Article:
Head to Head:
Maria “Poni” Silver and Caroline Randall Williams
Maria “Poni” Silver (left), Caroline Randall Williams (right), and Sebastian (seated)
On a Saturday afternoon, over Bloody Marias and a well-mixed playlist, Maria “Poni” Silver and Caroline Randall Williams settled in for a conversation at Williams’ house about their art, their lives in Nashville, and their shared love of the stage.
Silver is the founder and designer of her namesake label, Black by Maria Silver, which was the 2018 recipient of the Nashville Fashion Week’s Fashion Forward Fund. Williams is an author, poet, and academic born and raised in Nashville. She is a writer in residence at Vanderbilt University and the author of Soul Food Love and Lucy Negro, Redux, a 2015 book that explores race, identity, and feminism through poetry and prose.
Their unexpected connection came through production design with the Nashville Ballet—Silver as the costume designer for Seven Deadly Sins, and Caroline as the author of Lucy Negro, Redux, which was adapted into a ballet by TPAC last year.
On how they got involved with the Nashville Ballet
CRW: It was so dreamy to think about my work being on the stage because I had written those poems with the stage in my mind. The poems themselves are very performative. . . . When Paul (Vasterling, the Creative Director of Nashville Ballet) came to my first reading after I agreed to work with the narrative of the book, he said, “I think you might have to be a part of the score.” And I thought to myself, duh. But also, I am delighted that I didn’t have to pitch myself! The joy of finding many ways into a creative life and having them all intersect honestly is an exciting thing.
PS: Paul Vasterling, [artistic director for the Nashville Ballet], had reached out to the Nashville Fashion Alliance looking for a costume designer, and [the NFA] put us together. I went in and interviewed with my portfolio and everything––and I hadn’t interviewed for something in a really long time! It turns out the Nashville Ballet uses the same costume design house that I used to work for in New York, so it all lined up. When I met with Christopher [Stuart, choreographer of the Nashville Ballet], he told me the vision, and I came up with several different aesthetics that I wanted the costumes to represent, and most of it was about the guilt you carry around with being Catholic. As for designing for movement, those are standard things I know from dancing. Asking myself if they can move and dance in something is so important.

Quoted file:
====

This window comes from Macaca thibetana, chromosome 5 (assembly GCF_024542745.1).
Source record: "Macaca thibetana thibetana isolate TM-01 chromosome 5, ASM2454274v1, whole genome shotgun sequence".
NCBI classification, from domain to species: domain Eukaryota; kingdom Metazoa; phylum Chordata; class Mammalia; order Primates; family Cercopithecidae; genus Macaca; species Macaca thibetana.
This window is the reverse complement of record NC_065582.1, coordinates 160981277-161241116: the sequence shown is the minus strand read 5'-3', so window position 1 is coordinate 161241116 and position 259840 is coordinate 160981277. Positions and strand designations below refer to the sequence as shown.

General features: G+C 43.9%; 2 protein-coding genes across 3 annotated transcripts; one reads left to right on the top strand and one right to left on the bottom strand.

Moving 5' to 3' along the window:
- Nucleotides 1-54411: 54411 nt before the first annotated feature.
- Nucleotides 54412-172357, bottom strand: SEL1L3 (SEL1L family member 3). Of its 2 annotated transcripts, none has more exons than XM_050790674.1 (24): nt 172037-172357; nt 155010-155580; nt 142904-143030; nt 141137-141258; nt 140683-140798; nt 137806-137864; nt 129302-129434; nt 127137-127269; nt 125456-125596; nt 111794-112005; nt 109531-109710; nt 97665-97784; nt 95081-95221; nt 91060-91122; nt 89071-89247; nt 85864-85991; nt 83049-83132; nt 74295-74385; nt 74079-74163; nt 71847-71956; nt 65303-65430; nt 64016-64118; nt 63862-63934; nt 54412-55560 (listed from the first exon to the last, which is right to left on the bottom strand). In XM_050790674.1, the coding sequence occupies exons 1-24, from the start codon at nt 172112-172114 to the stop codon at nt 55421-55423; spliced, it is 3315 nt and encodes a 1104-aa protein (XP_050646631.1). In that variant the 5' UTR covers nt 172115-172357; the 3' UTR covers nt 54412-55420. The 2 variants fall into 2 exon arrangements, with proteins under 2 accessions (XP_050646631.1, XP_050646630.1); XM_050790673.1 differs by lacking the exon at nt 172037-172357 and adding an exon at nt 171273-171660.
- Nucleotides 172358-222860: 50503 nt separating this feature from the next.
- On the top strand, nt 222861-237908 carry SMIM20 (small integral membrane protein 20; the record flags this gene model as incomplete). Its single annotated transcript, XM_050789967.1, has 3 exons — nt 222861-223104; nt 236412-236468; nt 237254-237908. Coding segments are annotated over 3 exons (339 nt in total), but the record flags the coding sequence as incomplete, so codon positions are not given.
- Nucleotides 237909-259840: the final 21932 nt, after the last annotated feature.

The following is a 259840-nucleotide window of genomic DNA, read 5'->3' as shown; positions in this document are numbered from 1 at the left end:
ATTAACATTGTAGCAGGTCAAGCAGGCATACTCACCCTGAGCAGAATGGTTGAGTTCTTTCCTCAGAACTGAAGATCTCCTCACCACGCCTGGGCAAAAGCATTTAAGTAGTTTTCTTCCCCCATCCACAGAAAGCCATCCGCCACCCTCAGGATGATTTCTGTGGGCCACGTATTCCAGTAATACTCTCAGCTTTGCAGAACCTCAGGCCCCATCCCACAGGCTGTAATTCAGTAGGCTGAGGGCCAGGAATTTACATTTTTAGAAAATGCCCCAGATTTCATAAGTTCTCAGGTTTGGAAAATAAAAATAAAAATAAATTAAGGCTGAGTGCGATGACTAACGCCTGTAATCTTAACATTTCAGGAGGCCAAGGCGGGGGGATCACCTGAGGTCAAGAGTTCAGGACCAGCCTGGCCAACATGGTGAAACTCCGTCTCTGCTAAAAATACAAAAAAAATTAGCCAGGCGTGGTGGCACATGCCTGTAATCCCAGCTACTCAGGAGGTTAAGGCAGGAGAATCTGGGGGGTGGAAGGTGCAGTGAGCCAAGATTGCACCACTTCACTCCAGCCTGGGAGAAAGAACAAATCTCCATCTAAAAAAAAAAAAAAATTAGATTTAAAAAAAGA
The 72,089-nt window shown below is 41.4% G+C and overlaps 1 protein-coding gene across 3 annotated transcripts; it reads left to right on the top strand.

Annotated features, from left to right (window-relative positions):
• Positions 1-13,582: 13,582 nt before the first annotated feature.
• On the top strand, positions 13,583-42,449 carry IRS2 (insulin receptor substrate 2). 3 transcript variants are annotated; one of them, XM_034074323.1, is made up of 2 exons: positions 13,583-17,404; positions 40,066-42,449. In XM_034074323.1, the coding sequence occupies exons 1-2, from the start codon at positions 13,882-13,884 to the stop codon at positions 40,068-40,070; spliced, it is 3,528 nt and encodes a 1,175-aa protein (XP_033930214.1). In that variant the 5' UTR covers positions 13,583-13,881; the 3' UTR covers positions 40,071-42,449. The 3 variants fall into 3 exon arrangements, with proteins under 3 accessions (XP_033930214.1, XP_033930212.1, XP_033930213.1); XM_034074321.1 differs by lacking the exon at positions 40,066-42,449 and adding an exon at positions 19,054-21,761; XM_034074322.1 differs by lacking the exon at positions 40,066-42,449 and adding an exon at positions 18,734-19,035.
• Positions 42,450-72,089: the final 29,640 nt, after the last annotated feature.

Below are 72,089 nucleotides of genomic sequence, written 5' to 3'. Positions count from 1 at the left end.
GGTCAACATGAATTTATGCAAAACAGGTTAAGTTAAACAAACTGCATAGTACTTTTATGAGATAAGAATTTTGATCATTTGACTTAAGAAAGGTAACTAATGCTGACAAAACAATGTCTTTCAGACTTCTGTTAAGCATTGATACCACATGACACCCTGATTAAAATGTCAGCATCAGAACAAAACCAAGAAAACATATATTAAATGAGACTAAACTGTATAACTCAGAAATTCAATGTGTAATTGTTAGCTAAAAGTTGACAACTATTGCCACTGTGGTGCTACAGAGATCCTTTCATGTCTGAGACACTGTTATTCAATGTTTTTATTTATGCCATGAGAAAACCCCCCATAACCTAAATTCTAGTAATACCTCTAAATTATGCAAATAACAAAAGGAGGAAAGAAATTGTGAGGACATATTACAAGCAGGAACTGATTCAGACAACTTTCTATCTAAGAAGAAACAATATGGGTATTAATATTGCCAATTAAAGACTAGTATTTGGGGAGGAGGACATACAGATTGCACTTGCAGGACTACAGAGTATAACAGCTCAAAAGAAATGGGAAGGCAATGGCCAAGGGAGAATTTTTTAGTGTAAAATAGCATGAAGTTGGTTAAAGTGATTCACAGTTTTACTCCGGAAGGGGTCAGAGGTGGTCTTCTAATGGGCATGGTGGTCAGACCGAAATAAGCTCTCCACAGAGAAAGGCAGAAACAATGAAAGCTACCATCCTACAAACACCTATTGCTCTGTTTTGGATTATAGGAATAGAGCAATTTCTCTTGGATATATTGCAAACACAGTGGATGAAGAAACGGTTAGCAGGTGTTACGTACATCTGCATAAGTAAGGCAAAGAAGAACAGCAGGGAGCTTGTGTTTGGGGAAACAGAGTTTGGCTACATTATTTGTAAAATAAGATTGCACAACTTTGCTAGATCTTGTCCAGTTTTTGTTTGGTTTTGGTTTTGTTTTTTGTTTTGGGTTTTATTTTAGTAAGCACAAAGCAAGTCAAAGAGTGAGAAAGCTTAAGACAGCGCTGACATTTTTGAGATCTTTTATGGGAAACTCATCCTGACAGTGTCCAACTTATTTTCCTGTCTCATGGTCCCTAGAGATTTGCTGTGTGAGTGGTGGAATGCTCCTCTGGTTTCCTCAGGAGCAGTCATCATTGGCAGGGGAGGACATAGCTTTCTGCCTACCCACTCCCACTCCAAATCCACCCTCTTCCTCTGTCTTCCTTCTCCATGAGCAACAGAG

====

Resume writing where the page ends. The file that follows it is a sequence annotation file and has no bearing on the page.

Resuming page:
On creating art with subtext
PS: Everyone was wearing these nude jumpsuits in their own shade of nude, with your guilt floating around you shackled in different places, representing you carrying your guilt. It’s something you can’t escape, but because it’s the ballet, I still wanted it to look beautiful. At the end of the ballet, they took the sins off and just had their flesh-toned body suits. There were scars made through stitching all over the suits, and we had to keep adding more color because it got lost in the lighting and wasn’t registering to the audience. They all had black wigs because chopping women’s hair has historically been a way of shaming women.
CRW: I wish that they’d let you put a designer’s note in the program. Sometimes with a costume, it doesn’t cost the audience anything not to know the symbolism, but with yours in Seven Deadly Sins, it would have elevated my experience to know more. That knowledge is transformative to the experience of watching the ballet.
PS: But I also loved that they all looked really beautiful on their own without context.
CRW: But with the extra knowledge I would have been both struck and shook!
PS: Part of art is that it should speak for itself. A nerd like me wants to know every piece of the detail, but as long as people are enjoying it and grasp the general idea, at the end of the day . . . extra information is a bonus.